My Facebook feed goes wild for this stuff. “So true!” my friends write over and over again, because apparently parents never get their houses clean, never have sex, never read books or have adult conversations, never shower, and never, ever have a moment to themselves. (Somehow they do find the time to blog.) Obviously a lot of this is hyperbole, for the sake of humor and self-deprecation and commiseration. The parents who write these posts get that. The parents who “like” these posts get that. And I get that.
But for me, a childless woman, the cumulative effect of all of this “honesty” is a growing sense of dread. I’ve known since I was a child myself that I would like to have kids someday. I’ve also never been under the illusion that parenting is easy. But it’s one thing to understand on an intellectual level that parenting is, as Jennifer Senior’s new book puts it, “all joy and no fun.” It’s another thing to see the drip-drip-drip of horror stories from parents who spend hours each day getting stubborn children to sleep and cleaning up pee. As the writer Emily Gould tweeted a few weeks ago, “At this point I’m expecting Guantanamo but worse, based on the parenting blogs I’ve scared myself with.”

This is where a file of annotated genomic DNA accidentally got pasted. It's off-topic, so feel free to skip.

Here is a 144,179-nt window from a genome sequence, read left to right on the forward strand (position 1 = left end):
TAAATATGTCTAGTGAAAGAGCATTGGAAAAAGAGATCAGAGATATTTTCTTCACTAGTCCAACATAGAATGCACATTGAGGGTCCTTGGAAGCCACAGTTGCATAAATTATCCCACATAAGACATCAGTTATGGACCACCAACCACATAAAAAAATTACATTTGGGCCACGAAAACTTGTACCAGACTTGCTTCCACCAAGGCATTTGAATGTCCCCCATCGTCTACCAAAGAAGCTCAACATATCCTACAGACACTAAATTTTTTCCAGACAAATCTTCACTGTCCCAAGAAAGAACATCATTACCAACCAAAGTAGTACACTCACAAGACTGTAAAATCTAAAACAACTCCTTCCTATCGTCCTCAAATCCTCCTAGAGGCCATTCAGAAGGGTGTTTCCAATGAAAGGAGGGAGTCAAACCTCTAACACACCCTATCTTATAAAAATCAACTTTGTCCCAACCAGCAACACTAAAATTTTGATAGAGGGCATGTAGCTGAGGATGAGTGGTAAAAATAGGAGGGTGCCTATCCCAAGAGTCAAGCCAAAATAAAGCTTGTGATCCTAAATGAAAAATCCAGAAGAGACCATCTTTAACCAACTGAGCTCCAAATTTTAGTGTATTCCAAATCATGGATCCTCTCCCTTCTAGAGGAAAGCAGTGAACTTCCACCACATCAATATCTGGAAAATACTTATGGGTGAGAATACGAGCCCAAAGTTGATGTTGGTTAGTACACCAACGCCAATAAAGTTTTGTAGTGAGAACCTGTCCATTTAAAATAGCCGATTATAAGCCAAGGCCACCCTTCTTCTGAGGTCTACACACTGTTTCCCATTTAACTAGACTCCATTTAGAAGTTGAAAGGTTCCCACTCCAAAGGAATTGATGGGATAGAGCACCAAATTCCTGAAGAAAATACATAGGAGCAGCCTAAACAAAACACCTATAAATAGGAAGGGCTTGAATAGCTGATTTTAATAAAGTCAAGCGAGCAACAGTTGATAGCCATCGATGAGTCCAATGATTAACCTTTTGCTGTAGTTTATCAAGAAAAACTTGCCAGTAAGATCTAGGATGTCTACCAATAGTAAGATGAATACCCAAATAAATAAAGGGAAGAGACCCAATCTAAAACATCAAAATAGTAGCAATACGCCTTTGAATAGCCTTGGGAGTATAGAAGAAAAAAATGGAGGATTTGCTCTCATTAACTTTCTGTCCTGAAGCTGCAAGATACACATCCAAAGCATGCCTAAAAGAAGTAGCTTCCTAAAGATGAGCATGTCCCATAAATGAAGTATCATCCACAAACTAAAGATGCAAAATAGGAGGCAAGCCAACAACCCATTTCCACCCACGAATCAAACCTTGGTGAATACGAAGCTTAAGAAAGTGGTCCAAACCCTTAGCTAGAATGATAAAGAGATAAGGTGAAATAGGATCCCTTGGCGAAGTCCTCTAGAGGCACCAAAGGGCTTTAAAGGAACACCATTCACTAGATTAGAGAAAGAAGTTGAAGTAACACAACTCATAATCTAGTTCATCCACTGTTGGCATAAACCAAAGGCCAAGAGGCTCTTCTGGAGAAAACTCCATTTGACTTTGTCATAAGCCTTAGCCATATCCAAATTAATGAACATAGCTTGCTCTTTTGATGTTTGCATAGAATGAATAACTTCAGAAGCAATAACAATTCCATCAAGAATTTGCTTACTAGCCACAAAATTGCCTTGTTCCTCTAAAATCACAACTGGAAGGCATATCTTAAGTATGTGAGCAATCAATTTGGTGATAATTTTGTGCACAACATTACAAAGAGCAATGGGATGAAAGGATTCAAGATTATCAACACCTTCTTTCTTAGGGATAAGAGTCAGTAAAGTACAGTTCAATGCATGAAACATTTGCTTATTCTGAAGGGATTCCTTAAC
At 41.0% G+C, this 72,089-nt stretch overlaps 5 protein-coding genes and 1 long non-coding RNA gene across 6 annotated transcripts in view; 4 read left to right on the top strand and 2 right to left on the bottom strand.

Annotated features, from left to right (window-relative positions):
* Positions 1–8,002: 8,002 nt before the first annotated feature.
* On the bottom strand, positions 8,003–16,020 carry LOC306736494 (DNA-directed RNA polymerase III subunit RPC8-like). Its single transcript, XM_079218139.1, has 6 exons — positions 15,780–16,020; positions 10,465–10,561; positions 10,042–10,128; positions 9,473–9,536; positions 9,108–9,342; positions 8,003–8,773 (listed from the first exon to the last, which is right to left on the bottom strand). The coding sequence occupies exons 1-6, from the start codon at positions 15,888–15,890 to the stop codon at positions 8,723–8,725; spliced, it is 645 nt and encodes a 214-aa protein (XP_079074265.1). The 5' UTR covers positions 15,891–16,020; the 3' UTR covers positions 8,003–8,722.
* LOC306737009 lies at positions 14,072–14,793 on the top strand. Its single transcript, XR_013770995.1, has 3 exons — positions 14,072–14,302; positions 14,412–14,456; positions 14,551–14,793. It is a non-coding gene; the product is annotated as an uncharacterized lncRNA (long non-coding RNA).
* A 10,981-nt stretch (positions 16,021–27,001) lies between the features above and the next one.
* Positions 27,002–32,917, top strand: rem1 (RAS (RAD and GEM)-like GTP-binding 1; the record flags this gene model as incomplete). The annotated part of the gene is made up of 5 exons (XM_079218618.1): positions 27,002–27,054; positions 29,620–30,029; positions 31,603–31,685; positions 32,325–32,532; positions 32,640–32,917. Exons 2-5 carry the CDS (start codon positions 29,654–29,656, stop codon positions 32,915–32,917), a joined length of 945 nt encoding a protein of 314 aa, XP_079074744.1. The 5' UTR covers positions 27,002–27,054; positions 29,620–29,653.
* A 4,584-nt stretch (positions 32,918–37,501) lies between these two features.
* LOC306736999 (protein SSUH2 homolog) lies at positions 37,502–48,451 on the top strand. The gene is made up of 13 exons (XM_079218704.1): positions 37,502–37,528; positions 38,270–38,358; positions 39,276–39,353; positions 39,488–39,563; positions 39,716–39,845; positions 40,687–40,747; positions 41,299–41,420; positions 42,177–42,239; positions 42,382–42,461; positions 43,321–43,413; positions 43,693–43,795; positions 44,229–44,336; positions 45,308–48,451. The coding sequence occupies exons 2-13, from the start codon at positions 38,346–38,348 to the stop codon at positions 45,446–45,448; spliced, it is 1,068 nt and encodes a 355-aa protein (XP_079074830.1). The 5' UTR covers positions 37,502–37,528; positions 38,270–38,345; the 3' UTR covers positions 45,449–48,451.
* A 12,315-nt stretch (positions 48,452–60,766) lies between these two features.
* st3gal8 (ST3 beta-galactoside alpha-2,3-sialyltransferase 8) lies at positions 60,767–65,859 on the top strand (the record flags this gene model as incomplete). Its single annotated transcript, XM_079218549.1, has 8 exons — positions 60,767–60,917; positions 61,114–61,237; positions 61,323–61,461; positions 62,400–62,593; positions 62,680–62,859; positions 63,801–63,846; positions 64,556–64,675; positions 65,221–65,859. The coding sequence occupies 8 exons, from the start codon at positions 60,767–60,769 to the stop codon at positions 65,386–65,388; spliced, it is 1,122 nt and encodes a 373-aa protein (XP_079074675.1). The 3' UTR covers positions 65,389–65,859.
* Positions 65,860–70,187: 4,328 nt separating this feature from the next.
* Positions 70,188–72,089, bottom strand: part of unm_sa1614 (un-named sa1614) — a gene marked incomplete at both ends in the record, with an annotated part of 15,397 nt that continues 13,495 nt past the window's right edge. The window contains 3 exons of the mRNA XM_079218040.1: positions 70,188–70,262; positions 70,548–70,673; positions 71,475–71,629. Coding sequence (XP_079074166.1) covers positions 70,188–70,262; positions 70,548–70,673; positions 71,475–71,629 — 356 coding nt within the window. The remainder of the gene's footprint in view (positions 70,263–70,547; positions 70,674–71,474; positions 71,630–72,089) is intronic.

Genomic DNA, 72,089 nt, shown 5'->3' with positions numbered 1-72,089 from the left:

This is not a call to return to the days of pressure and pretending. And parents are sort of in a no-win situation here—damned if they overshare their misery, damned if they are thought to be bragging and preening online. (One friend recently confided in me that the website STFU Parents has made her afraid to post anything nice on Facebook about her son.) But the cumulative effect of a Doocified world is that the Web is now flooded with “honest” anecdotes, and “brave” confessions about less-than-perfect parenting. Is it really “brave” when honesty is what’s getting the book deals these days?